Download product information and reviews from Amazon.com

Rmazon

The goal of Rmazon is to help you download product information and reviews from Amazon.com easily.

Installation

You can install Rmazon from github with:

# install.packages("devtools")
devtools::install_github("56north/Rmazon")

Example – product information

This is a basic example which shows you how ro get product information:

# Get product information for 'The Art of R Programming: A Tour of Statistical Software Design'

product_info <- Rmazon::get_product_info("1593273843")

Example – product reviews

This is a basic example which shows you how gto et reviews:

# Get reviews for 'The Art of R Programming: A Tour of Statistical Software Design'

reviews <- Rmazon::get_reviews("1593273843")

nutrients

Calculate your nutrients with my new package: NutrientData

I have created a new package: NutrientData

This package contains data sets with the composition of Foods: Raw, Processed, Prepared. The source of the data is the USDA National Nutrient Database for Standard Reference, Release 28 (2015), a long with two functions to search and calculate nutrients.

You download it from github:
devtools::install_github("56north/NutrientData")

Lets first have a look at the the top 20 calorie dense foods

library(NutrientData)
library(dplyr)

data("ABBREV") # Load the data

ABBREV %>% # Select the data
arrange(-Energ_Kcal) %>% # Sort by calories per 100 g
select(Food = Shrt_Desc, Calories = Energ_Kcal) %>% # Select relevant columns
slice(1:20) %>% # Choose the top 20

If you want to search for a specific ingredient you use the “search_ingredient” function. Lets search for raw onions:

search_ingredient("onion,raw")

You can also calculate the nutrient composition of several foods, like a simple yet delicious cabbage salad:

ingredients <- c("CABBAGE,RAW", "MAYONNAISE,RED FAT,W/ OLIVE OIL", "ONIONS,RAW")
grams <- c(100, 20, 10)

calculate_nutrients(ingredients, grams) %>%
select(Food = 1, Calories = 3, Protein = 4,
Fat = 5, Carbs = 7) %>% # Select only a few variables for looks and rename

Dinner is served. I look forward to your feedback! And if anyone is up for it, then this is a package that is just begging for cool visualizations for nutrient composition along with a Shiny overlay.!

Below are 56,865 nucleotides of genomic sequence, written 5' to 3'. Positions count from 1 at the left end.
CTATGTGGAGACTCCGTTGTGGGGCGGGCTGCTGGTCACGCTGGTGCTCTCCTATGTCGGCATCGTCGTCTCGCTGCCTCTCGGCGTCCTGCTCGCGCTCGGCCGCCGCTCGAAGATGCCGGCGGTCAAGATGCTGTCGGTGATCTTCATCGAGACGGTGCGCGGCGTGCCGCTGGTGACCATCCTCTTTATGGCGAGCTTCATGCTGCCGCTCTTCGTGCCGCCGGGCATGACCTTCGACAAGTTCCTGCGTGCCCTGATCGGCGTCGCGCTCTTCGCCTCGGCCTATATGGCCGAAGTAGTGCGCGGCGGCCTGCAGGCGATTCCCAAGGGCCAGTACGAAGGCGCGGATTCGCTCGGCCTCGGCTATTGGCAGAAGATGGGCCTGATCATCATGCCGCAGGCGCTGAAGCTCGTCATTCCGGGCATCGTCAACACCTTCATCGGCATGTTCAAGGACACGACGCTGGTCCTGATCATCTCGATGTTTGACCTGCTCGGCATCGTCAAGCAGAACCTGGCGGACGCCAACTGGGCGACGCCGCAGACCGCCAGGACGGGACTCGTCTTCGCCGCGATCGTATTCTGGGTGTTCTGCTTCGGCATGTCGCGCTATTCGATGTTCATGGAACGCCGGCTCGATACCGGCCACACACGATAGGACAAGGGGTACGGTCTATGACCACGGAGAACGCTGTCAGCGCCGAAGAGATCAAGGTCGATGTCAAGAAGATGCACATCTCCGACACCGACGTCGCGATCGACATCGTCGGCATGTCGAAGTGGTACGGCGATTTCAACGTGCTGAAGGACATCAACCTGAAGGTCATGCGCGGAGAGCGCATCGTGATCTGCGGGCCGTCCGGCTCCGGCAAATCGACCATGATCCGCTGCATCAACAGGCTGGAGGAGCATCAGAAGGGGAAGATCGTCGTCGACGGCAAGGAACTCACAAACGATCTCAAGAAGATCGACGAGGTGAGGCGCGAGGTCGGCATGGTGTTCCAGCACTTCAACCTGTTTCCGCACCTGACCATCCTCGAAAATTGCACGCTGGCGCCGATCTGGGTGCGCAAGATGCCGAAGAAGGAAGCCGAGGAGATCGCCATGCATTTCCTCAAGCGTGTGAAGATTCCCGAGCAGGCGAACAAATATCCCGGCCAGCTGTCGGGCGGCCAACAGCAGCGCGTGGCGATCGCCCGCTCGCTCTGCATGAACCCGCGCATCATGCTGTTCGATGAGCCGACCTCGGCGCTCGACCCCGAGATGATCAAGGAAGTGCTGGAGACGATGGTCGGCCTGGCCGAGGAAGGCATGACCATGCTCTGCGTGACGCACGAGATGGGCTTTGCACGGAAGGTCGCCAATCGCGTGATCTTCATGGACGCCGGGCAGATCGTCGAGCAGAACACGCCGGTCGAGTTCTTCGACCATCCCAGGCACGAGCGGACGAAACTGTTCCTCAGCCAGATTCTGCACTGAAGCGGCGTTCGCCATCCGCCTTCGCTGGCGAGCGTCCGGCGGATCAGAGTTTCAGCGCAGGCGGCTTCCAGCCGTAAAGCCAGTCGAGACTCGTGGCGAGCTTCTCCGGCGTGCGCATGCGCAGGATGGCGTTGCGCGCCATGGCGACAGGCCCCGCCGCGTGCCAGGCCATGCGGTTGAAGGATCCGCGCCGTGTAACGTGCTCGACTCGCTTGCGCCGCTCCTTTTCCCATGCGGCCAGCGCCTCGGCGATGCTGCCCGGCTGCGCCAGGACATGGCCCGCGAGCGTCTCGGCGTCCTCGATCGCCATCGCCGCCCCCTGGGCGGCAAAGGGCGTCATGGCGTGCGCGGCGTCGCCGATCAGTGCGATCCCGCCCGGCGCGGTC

hexdk

Create your own hexamaps

Hexamaps are gaining in popularity. Most notably has been the versions, where the map of the USA has been made into a hexamap. But people have also made maps of Europe using hexagons.

The idea is that one unit is one hexagon. So in case of the US, each state is one hexagon. In the case of Europe, each country is a hexagon.

This means that all units (states, countries, etc.) are the same size. This of course skews the hexamap in relation to the real geographic proportions. But it gives the advantage of giving all units equal size for displaying information – for instance a shade or color depending on some underlying values.

I have made a hexamap of the municipalities in Denmark. The capital region is very dense so I had to sort of map that on the side. You can see my efforts here:

hexdk

To ease the process I’ve made the hexamapmaker package. It takes a set of points and turns them into hexagons. That means that you can quickly and easily design and produce hexamaps.

Below I’ve included the example code from the package if you want to get started yourself. If you create a map of your own please share it with me on twitter @mikkelkrogsholm. I’d love to see your work!
# Install hexamapmaker
devtools::install_github(“56north/hexamapmaker”)
library(hexamapmaker)

# Create data frame
# Notice the spacing of the points

x <- c(1,3,2,4,1,3,7,8)
y <- c(1,1,3,3,5,5,1,3)
id <- c(“test1”, “test2”, “test3”, “test4”, “test5”, “test6”, “test7”, “test8″)
z <- data.frame(id,x,y)

# Plot points

library(ggplot2)
ggplot(z, aes(x, y, group = id)) +
geom_point() +
coord_fixed(ratio = 1) +
ylim(0,max(y)) + xlim(0,max(x))

# Turn points into hexagons

library(hexamapmaker)

zz <- hexamap(z)

ggplot(zz, aes(x, y, group = id)) +
geom_polygon(colour=”black”, fill = NA) +
coord_fixed(ratio = 1)

Kun ældre mænd vinder Nobelprisen i Økonomi

Det ser ud til at kun ældre mænd kan vinde Nobelprisen i økonomi, hvorimod selv helt unge kan vinde Nobelprisen i fysik. Forskellen kan ses i nedenstående graf, der viser alderspredningen i de forskellige nobelpriser. Det er bemærkelsesværdig at de naturvidenskabelige fag (fysik, kemi og medicin) har en langt større spredning end de samfundsfaglige og humanistiske (litteratur og økonomi).

Hvor er bogstaverne?

“Nogle visualiseringer viser ting du ikke vidste, og andre gange viser det ting du vidste, men ikke vidste du vidste.” – David Taylor, prooffreader.com


 

Det viser prooffreader.com’s interessante opgørelse over, hvor bogstaverne optræder i det engelske sprog. Det er nogle sjove figurer de har lavet som man kan nørde lidt over.

Klik videre til det oprindelige blogindlæg.

Kvinderne flygter til storbyerne

I år 2040 vil store dele af Nord- og Vestjylland være affolket for kvinder. De er nemlig flyttet til de større byer, viser en gennemgang af befolkningsfremskrivningen fra Danmarks Statistik. Nedenstående kort viser, hvordan, der i nogle af de Nord- og Vestjyske kommuner vil være mellem 10% – 30% flere mænd end kvinder. Det betyder kort fortalt en masse single mænd, der ikke kan finde en sød kæreste.

Det modsatte fænomen ser vi til gengæld i storbyerne, hvor der er langt flere kvinder end mænd. Især skiller et par Nordsjællandske kommuner sig ud – her er der rigtigt mange kvinder.

gendergap